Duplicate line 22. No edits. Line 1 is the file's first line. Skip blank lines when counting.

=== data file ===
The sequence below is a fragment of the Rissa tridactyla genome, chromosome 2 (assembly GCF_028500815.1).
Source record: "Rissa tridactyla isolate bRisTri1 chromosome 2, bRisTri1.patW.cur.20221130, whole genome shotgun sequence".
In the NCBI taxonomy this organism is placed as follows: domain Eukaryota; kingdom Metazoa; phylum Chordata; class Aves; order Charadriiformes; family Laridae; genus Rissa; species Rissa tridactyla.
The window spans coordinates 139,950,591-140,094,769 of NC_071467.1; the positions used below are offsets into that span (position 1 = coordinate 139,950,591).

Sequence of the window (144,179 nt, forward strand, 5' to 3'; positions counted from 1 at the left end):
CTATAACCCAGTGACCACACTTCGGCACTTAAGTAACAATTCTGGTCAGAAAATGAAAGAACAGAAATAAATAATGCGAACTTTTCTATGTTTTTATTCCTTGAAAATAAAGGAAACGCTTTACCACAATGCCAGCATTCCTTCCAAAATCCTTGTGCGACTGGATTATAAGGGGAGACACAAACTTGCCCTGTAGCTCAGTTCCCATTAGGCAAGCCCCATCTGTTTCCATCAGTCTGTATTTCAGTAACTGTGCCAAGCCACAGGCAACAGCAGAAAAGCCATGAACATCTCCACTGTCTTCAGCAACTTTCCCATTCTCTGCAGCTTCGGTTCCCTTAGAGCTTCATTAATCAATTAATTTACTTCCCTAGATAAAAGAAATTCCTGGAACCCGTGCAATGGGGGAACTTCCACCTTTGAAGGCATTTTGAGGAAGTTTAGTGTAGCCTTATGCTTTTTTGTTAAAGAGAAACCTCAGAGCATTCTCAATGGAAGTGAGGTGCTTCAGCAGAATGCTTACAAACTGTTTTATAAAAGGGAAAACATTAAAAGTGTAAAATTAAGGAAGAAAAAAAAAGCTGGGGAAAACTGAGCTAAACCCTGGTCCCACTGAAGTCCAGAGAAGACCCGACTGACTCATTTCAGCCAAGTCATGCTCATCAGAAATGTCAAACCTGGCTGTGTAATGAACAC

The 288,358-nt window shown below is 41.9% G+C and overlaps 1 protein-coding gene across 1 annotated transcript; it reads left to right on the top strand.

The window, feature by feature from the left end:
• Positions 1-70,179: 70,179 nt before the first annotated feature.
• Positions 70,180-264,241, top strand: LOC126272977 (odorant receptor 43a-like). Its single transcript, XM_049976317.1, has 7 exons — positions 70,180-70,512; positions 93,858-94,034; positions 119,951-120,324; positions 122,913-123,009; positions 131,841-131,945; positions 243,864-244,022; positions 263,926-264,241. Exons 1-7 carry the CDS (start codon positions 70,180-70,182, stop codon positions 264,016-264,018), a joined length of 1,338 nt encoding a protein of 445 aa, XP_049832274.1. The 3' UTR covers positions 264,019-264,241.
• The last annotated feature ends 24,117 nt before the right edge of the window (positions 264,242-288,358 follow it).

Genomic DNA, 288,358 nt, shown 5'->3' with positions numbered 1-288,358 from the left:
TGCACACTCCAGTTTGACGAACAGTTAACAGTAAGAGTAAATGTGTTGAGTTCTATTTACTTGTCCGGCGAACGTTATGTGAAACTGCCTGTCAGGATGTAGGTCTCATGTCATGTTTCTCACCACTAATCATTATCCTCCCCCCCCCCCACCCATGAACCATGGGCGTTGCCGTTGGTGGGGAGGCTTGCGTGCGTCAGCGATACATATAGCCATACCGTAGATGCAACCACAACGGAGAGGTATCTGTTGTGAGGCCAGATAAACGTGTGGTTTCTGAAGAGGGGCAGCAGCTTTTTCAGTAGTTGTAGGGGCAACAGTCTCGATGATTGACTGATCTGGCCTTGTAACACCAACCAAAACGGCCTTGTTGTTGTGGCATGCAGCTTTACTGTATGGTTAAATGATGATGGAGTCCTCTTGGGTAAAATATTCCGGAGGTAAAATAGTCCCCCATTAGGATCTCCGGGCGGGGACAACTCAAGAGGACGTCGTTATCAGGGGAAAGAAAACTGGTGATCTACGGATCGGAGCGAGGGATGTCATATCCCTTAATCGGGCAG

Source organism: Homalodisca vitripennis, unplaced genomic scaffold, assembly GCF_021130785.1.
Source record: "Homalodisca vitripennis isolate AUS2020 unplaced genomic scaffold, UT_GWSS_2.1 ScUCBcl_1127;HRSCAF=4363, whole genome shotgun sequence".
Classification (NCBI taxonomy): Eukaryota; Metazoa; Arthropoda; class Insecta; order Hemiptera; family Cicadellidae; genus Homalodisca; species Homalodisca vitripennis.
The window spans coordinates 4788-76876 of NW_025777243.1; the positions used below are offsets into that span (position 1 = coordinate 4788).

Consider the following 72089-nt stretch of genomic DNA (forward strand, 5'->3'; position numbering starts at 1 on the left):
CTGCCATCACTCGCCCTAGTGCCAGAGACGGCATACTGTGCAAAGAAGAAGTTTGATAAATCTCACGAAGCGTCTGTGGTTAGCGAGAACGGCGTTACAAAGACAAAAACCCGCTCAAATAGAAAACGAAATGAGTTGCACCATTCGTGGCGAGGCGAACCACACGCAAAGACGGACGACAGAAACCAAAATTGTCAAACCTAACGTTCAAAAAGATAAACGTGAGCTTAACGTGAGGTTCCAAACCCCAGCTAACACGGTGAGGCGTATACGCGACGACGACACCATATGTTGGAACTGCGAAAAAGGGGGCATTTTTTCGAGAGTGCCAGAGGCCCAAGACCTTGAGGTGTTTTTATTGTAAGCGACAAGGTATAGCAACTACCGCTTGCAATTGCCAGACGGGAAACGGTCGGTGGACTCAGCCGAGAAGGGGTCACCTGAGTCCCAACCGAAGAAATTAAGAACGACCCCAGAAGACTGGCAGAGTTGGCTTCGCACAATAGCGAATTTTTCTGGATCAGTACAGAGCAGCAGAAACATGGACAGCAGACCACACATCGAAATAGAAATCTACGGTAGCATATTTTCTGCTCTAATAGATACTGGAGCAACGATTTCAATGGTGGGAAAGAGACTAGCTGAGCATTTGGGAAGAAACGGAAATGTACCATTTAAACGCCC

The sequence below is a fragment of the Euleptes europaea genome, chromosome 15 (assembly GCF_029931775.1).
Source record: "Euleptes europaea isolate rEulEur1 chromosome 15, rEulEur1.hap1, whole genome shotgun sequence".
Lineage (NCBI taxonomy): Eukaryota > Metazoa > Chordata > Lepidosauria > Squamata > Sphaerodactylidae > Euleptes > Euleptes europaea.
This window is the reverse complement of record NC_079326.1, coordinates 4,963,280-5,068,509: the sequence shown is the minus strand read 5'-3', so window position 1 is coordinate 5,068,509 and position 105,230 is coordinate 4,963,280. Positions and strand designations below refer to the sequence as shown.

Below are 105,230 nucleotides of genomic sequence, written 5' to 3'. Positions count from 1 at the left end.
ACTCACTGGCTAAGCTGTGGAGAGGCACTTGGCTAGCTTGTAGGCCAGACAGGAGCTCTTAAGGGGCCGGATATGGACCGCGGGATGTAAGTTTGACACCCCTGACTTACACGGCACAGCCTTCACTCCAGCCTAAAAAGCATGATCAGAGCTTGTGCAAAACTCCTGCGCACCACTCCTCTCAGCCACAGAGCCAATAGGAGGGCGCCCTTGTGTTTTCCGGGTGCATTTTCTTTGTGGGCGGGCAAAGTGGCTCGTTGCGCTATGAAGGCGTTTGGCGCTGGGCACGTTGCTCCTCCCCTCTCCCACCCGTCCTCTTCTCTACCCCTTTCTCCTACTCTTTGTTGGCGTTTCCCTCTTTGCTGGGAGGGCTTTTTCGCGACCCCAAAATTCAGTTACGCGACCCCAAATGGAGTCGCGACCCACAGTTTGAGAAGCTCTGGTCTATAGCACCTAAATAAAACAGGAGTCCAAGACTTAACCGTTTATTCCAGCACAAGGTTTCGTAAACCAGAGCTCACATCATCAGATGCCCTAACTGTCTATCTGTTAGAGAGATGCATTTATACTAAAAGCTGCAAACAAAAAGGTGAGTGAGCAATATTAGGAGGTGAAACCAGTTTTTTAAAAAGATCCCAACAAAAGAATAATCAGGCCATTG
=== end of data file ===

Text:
Lineage (NCBI taxonomy): Eukaryota > Metazoa > Chordata > Lepidosauria > Squamata > Sphaerodactylidae > Euleptes > Euleptes europaea.